i didn't have any beeswax handy (imagine that!) but i had some candles that i was able to melt in the microwave in a plastic bowl (six minutes on high for 14 tea candles was enough to liquefy the wax). i then stirred some drywall sealer that i had bought from home depot (Zinsser 02301 Gardz Drywall Sealer). The mixture I used was about 60% candle wax and 40% drywall sealer. At first, however, the two ingredients did not mix at all. i began to lose hope, but tried heating them up together on the stove. this proved to be necessary, as a few minutes of cooking the mixture on high and stirring throughout allowed the materials to somehow bond (probably what mike was talking about). however, it was difficult to mold the mix into a disc. i originally poured the liquid into a frisbee, planning on molding it by hand until it was solidified. however, it was far too hot to touch. i tried to use a big spoon to shape it, but the frisbee had melted by the time i thought of this. as it cooled off and began to solidify, i was able to make something that resembled a disc shape and size. in the process, however, i have ruined a pot, a frisbee, and my kitchen counter, and i have first degree burns on four fingertips.

the result was a disc that seems to be extra "sticky" and slightly heavier than a normal disc. i think your friend is definitely on to something, but i don't recommend using the method i employed. please ask your friend what the percentage of each compound should be used in the mixture and how he was able to mold a disc from the goo. i will gladly try again once this information is available.

-the deity of discing
I don't know, I still don't believe him. I don't need to see a dyed disc, I wanna see what the raw product looks like...

joshlotto said:
Donny Olow said:
Any Pictures ?

when i dye one that looks sweet ill take a pic.
This is a very intriguing subject which I unfortunately know nothing about, so I shall be following this one closely. And YES!! We need to see some quality pictures of this in order to dig even further.
Well he will not tell exactly what he is doing for his process. However, from what I have gathered/beat out of him is that he is using somthing like an arbor press with heated platens. This type of process requires the properties of the beeswax and a specific type of industrial drywall sealer. The materials are placed seperatly in the mold then the pressure (im guessing between 2-6 thousand lbs/sq) about what I have seen used before) and heat that is generated between the mold halves (350-425 deg. F) creates the chemical reaction called cross-linking when the molecules bond together. This is similar to the reaction you see with 2 part epoxies that you can buy, they generate heat when combined and that is when the reaction takes place. You definately need the right materials and setup to produce one, which from what he told me I believe he does.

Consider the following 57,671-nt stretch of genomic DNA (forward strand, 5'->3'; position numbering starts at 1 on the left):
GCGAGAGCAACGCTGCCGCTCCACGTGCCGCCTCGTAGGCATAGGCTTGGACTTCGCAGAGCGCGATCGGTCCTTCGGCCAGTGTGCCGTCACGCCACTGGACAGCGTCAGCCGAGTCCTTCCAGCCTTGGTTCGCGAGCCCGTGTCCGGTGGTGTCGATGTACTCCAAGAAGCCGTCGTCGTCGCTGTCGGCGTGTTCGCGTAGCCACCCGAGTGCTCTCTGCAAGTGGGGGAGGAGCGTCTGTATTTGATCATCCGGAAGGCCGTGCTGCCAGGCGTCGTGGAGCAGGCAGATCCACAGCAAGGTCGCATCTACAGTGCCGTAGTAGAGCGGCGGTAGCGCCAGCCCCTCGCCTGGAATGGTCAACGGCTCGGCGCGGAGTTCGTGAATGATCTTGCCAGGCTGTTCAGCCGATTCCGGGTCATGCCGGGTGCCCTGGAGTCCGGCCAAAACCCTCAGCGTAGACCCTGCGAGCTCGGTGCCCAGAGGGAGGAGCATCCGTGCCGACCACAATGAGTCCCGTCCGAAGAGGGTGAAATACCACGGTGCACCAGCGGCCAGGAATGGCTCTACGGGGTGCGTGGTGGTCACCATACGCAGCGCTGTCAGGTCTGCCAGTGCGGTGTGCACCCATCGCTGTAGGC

barry said:
i couldn't help but try this method of creating a disc, i didn't believe it at first that it could actually make a disc fly fifty feet further.

i didn't have any beeswax handy (imagine that!) but i had some candles that i was able to melt in the microwave in a plastic bowl (six minutes on high for 14 tea candles was enough to liquefy the wax). i then stirred some drywall sealer that i had bought from home depot (Zinsser 02301 Gardz Drywall Sealer). The mixture I used was about 60% candle wax and 40% drywall sealer. At first, however, the two ingredients did not mix at all. i began to lose hope, but tried heating them up together on the stove. this proved to be necessary, as a few minutes of cooking the mixture on high and stirring throughout allowed the materials to somehow bond (probably what mike was talking about). however, it was difficult to mold the mix into a disc. i originally poured the liquid into a frisbee, planning on molding it by hand until it was solidified. however, it was far too hot to touch. i tried to use a big spoon to shape it, but the frisbee had melted by the time i thought of this. as it cooled off and began to solidify, i was able to make something that resembled a disc shape and size. in the process, however, i have ruined a pot, a frisbee, and my kitchen counter, and i have first degree burns on four fingertips.

the result was a disc that seems to be extra "sticky" and slightly heavier than a normal disc. i think your friend is definitely on to something, but i don't recommend using the method i employed. please ask your friend what the percentage of each compound should be used in the mixture and how he was able to mold a disc from the goo. i will gladly try again once this information is available.

-the deity of discing